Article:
It wouldn't be the first time, honestly. The radar tended to pick up the oddest things at the oddest hours, and Anya's obsessive streak was bordering on paranoia at times. She continued flipping switches and adjusting dials, trying to recapture what she thought she'd heard. "Just now, it almost sounded like a small airship… But why would they…?"
Drawing his brows together, Mikhail glanced over the readings again. There was no way an airship could be out here, the tower too far from anywhere for someone to have gotten lost. He turned his gaze towards the window front, scanning the sky and seeing nothing. If there had been a ship close enough to give off some sort of signal, he should have been able to make it out against the light.
"Wouldn't they radio in if someone was out there?"
It wasn't like people were known for going on pleasure cruises these days, and the next shipment of supplies was still a good four months away. It was probably nothing. Anya was just imagining things, maybe she was even pulling his leg to make sure he was paying attention to the job. He ought to, he thought. The windows were all dirty, streaks of dust and specks of something covering their surface, and the oddest thing was… they seemed to be moving.
"Shit!" Anya lunged for the radio. "Give me an emergency channel, right now!"
Mikhail would have loved to comply. It wouldn't have taken much, just stretching out his arm to reach the neighboring switchboard, only a twist of his fingers to find the right line. He wanted to move, but couldn't, staring riveted as the sun seemed to split, spheres of searing red detaching themselves from its glowing silhouette, growing bigger and bigger, until they seemed to eclipse everything else.
His last thought was so absurd that he would have laughed if he could have, if the ground hadn't shaken with the force of a great impact, if shards from the splintering windowpanes hadn't pierced through his lungs—the spheres had really been quite pretty, the exact same color as Anya's hair.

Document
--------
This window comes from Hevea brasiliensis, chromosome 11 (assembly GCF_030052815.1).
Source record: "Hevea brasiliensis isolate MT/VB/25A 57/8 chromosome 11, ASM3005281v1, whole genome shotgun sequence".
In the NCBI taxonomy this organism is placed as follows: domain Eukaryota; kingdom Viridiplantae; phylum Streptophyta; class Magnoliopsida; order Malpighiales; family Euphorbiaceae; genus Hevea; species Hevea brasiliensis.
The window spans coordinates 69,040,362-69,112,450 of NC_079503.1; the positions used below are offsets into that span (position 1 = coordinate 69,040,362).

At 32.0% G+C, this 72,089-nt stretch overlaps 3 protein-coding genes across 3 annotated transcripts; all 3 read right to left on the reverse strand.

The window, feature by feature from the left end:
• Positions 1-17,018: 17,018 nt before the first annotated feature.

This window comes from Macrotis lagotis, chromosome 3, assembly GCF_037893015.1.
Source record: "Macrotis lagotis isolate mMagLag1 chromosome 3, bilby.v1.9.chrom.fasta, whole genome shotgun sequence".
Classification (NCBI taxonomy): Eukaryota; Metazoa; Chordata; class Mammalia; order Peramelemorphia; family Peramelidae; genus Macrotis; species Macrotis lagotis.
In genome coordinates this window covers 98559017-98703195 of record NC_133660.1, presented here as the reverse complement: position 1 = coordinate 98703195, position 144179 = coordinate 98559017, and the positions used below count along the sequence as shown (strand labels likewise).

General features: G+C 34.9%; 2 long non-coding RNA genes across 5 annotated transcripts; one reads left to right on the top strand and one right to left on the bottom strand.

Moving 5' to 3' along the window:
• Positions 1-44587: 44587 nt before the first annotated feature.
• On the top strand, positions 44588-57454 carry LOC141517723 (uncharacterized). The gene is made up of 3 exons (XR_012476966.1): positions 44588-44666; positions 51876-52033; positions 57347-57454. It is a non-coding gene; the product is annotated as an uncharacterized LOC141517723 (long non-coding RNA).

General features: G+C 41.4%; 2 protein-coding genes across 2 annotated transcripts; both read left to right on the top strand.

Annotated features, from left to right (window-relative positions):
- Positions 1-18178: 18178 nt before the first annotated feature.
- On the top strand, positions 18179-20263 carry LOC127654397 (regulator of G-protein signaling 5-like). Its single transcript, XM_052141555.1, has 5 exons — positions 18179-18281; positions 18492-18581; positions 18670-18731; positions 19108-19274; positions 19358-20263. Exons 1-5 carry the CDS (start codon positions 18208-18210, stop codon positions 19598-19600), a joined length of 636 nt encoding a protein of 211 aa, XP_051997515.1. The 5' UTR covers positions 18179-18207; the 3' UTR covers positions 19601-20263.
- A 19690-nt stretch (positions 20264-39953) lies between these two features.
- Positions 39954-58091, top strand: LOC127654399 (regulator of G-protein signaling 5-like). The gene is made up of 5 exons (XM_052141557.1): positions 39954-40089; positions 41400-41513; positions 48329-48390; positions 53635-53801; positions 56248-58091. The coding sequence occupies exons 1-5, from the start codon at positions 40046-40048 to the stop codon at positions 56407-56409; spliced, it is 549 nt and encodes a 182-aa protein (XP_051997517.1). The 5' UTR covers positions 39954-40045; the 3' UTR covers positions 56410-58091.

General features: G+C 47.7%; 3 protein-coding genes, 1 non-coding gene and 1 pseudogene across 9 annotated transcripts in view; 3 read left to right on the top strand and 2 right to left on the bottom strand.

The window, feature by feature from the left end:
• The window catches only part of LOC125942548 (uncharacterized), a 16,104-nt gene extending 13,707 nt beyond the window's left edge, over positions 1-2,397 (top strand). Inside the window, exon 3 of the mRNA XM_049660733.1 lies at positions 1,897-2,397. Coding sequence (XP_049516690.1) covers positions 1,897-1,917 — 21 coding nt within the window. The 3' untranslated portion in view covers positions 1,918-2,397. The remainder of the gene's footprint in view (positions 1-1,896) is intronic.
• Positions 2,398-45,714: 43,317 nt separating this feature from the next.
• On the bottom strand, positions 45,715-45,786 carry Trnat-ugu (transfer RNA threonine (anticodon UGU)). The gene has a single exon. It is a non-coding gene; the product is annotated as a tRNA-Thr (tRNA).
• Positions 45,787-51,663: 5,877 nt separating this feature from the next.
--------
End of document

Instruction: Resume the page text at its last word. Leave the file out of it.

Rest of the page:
The wailing alarms were ringing in his ears, filling his head to the point where nothing else existed, nothing but the piercing noise and the flashing lights, alternately plunging the corridor in and out of darkness. It was getting difficult to orient himself, to remember, foreign instincts and sensations taking control, the stink of chemicals driving him crazy.
An insect struck his chest, and then another, and another—a tiny swarm pelting him furiously, until something wet was starting to trickle down his body in thin little streams, a peculiar smell filling the air.
Blood… I think… wasn't that it…?
There was no pain, though, because his body was already burning up, every single cell screaming at him in time with the swelling and ebbing of the sirens. Another swarm, rapid and black and he thought he could hear them whistling, this time—
…Bullets… someone's firing…
Once upon a time, there might have been a name to the face staring at him in growing terror as the last round emptied, the hollow clip clattering uselessly to the floor. Some kind of recognition, perhaps a word or two that had been exchanged in the past—"Good morning, Doctor", "How are you doing, Doctor?"—but now it was swept away under the all-consuming thought of "threat". Tearing through flesh was as easy as breathing, soft and delicate and wet—too bad he couldn't hear the sound of it—and the man crumpled to the ground, now void of a heart.
The dripping, pulsing mass hit the ground, a tiny motor deprived of its purpose. This wasn't it, though, this wasn't it at all. He remembered wanting something. Something important. The reason… there had been a reason…